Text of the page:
Govt should terminate contract with national ID supplier (2)



The Manila Times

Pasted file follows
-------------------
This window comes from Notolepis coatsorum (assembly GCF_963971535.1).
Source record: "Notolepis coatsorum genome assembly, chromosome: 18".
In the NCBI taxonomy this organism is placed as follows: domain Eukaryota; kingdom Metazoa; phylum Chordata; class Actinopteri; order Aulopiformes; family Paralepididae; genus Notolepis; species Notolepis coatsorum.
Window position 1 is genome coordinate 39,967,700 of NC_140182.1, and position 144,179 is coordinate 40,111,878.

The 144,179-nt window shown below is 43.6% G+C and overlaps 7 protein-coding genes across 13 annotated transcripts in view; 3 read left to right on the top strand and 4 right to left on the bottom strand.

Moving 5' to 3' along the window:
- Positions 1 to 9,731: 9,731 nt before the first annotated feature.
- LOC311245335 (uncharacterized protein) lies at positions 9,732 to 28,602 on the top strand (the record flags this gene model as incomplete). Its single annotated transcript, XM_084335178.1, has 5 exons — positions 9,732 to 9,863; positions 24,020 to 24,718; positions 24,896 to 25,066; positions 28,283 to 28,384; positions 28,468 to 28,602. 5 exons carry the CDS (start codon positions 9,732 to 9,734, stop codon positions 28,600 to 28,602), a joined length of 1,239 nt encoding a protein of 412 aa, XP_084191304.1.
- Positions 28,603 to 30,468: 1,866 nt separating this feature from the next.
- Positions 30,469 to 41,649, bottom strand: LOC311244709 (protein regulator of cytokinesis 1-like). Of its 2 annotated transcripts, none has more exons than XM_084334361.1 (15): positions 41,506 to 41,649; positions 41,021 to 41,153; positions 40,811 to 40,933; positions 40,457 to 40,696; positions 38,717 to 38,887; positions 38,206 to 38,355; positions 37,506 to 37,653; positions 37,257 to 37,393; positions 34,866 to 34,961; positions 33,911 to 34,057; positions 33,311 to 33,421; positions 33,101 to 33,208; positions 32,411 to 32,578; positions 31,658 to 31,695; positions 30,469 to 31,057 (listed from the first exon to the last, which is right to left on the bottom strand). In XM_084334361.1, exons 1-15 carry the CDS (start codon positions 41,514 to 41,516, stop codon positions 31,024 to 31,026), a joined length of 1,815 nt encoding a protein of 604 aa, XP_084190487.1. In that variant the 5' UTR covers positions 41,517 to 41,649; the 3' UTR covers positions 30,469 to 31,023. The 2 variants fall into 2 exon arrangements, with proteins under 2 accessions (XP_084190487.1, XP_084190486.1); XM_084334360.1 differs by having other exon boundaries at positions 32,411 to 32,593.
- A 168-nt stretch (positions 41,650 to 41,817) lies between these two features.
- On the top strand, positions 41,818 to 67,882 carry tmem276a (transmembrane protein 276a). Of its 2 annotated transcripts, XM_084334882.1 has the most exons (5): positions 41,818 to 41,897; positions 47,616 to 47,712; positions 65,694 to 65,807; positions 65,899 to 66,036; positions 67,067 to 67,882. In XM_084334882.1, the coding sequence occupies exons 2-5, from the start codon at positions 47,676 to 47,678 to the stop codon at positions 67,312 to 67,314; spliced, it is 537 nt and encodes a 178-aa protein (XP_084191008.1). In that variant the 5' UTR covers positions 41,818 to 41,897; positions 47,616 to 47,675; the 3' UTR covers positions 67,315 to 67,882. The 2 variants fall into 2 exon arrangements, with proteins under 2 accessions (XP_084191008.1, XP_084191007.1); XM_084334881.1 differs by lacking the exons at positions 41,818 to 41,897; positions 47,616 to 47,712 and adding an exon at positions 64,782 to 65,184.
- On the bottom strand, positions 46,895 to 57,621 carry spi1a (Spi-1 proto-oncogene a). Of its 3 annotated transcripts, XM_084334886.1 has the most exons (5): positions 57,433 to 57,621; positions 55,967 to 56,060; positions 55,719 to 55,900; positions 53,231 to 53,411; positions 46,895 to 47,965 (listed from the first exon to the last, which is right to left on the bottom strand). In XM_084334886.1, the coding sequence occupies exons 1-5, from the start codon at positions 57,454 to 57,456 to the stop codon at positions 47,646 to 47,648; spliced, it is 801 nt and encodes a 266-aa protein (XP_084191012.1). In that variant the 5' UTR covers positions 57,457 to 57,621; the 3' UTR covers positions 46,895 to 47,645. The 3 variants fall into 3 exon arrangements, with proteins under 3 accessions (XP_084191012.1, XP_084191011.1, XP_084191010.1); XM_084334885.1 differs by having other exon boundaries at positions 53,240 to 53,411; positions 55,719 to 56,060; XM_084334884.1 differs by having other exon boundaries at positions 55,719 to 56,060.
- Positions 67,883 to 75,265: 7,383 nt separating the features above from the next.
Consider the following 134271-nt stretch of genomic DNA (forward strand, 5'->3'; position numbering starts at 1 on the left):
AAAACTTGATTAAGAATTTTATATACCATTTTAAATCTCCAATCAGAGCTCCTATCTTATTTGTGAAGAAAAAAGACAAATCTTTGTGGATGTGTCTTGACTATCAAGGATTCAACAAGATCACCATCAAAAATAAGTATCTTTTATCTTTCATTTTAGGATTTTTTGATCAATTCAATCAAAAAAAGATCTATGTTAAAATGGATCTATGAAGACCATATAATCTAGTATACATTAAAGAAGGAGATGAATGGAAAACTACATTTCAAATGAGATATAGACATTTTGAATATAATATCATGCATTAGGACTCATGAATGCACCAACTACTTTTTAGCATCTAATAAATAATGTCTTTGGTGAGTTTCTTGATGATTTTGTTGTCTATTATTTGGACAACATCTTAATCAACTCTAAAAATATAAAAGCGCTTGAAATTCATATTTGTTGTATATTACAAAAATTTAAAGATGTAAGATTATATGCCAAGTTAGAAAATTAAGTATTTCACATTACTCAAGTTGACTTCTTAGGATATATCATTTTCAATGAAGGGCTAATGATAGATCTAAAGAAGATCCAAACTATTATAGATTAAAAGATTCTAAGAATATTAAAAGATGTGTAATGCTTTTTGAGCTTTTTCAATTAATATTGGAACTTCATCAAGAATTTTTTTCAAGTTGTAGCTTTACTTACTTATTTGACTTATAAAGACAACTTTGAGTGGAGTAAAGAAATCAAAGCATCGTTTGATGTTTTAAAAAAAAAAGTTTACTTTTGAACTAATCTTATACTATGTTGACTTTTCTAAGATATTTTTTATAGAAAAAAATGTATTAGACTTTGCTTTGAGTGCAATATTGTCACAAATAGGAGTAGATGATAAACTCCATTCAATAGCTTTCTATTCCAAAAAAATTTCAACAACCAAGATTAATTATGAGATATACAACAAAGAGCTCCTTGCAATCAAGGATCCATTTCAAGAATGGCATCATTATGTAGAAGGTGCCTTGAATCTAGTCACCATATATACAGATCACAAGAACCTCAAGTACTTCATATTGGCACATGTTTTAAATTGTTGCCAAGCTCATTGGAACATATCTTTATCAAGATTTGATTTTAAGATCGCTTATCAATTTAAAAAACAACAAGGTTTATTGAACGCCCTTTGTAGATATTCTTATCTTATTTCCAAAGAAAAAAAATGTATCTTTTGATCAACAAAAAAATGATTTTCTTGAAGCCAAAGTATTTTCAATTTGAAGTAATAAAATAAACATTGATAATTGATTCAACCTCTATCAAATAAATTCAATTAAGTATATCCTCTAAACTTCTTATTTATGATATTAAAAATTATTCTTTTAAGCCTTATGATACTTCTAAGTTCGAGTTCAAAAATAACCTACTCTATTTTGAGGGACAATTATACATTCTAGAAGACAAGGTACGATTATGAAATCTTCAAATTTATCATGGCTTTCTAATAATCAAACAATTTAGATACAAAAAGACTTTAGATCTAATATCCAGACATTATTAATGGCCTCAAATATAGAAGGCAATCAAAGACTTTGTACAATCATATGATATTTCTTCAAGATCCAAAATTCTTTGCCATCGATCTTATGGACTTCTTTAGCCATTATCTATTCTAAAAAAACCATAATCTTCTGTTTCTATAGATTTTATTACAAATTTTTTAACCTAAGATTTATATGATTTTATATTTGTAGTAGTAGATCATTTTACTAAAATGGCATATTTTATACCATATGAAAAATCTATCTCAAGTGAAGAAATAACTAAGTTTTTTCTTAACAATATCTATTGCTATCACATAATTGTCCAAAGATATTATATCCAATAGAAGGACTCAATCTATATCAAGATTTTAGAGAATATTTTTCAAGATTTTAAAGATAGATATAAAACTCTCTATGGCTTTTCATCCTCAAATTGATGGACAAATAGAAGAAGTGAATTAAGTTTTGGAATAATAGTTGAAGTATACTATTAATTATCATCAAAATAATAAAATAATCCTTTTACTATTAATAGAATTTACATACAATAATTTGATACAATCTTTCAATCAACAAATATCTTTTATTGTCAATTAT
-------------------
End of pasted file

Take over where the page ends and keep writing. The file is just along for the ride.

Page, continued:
IPROMISED our readers last week that I would provide them with complete mathematical computations as to why the national ID card supplier, AllCard Inc., cannot meet its targets per the approved terms of reference (TOR) of the Philippine Identification System project, which was set forth and undertaken by the Bangko Sentral ng Pilipinas (BSP), and is now being implemented by the Philippine Statistics Authority (PSA). I also promised to share some of the sentiments of the netizens over these inferior and substandard Philippine Identification (PhilID) cards. So, here goes. BSP knew Based on the project TOR, “The card personalization line . . . shall be able to . . . personalize the personal data/ information, including the colored photograph on the cards through a combination of laser engraving and digital colored printing/drop-ondemand technology.” It should likewise be able to “personalize and inspect cards at a minimum of 9,000 cards per hour, or at least 126,000 cards per day at 8.0 hours per shift in two-shift operations.” Further, the specifications require the manufacturer “to engrave and print digital data and photograph on polycarbonate cards . . . with a minimum resolution of 600 dpi x 600 dpi.” First of all, the BSP messed up the required minimum numbers. If the minimum is 9,000 cards per hour, then for 8 hours per shift at 2 shifts per day, the total daily production should be 9,000 x 8 x 2 = 144,000 cards per day. However, if we do the reverse and compute the number of cards per hour using the minimum of 126,000 cards per day, then the hourly output is only 7,875 cards (126,000 cards/2 shifts/8 hours). At six workdays a week, the monthly production should be 3,024,000 cards per month, or approximately 36 million per year. BSP’s technical group knew that the maximum capacity for the laser engrav ing machines supplied by AllCard was only 80,000 cards a day, without even taking into account the laser engraving of the photograph, which would drastically increase the printing time of the card. Assuming AllCard performed at its peak, producing 80,000 cards a day at seven days a week and four weeks a month, then the monthly output would only be 2,240,000 cards, or approximately 27 million for the first year, which coincides with the Commission on Audit (CoA) findings. The CoA observed that as of the end of December 2021, the total actual deliveries of prepersonalized cards by the contractor AllCard was 27,356,750 pieces, or 76 percent of the annual requirement of 36 million. Thus, it was short by 8,643,250 pieces, or 24 percent of the required deliveries for the year 2021. The target for the second year (2022), including the first year’s backlog, is 48,753,500. For sure, this will never be attained by AllCard due to the low capacity output of the printing machines it supplied, which is a clear violation of the binding TOR. Erasable pictures AllCard laser engraved the black and white photo but simply printed over by ink dropping the colored photo using a lower resolution than 600 dpi (dots per inch). This resulted in some colored photos peeling off from the surface of some people’s polycarbonate cards. Here are some of the lamentations of our netizens. “Hello, Philippine Statistics Authority-Iloilo may pa premyo ba tong NATIONAL ID kung i-scratch kong buo? Parang go banana ba to? Ayos ayusin nyo ang pinang gagawa nyo . . . Matagal kung hinintay to tapos ganito lang kadali mabura?” – Saden Lozarito Sultan “Awareness para sa tanan. E laminate na lang ninyo inyong national ID kay basig mapareha sa koa na na erase na akong nawung okay?” – Kristoffer Ray Menchavez “Nasakin na nga national id ko nabubura naman lahat ng nakasulat..” – Mhae Tolentino II “National ID ko lang ba ganto? Kusang nabubura mukha kahit nasa wallet lang! Panget na nga nabubura pa hanef na napa-uso na to!” – Ruzzel garcia “Ask lang po ako. Ung picture ko kse nabubura sa national id. Pwedi pakaya ako kumuha ulit” – Mdam Angela Do I need to say more, or can I just say, “I told you so”? An international shame The Department of Information and Communications Technology (DICT) recently joined the fray by suggesting using the digital version of the ID rather than the actual physical ID. This suggestion, coming from the DICT secretary himself, is fraught with a bevy of other problems and will not solve the present troubles facing the PSA, BSP and AllCard. This supposed digital ID is sure to give rise to new problems, which I could discuss next week (for lack of space now). If the intention is to use a digital version of the ID, then why spend billions of pesos and engage a contractor to supply and personalize physical ID cards? The implementing rules and regulations of Republic Act 11055, particularly Rule II-C, states that “[t]he production and security of the PhilID will be at par with the technological advances and international standards.” How could the security of the PhilID be at par with international standards when it was produced substandardly in the first place? Allcard Inc. cannot fulfill its end of the contract, and the BSP and PSA are covering for it. The PSA even provided card production personnel and promised the CoA that it would hire more soon. The operation personnel is the responsibility of the contractor, and not that of the PSA. The TOR mandates that the “contractor shall operate the end-toend process of card production/card personalization operation.” The PhilID card is now an international shame. Alam ba ito ni Dr. Felipe Medalla? Please continue sending your comments to Visit our page at www. Times. Messages can also be sent to Viber account (0915)4201085.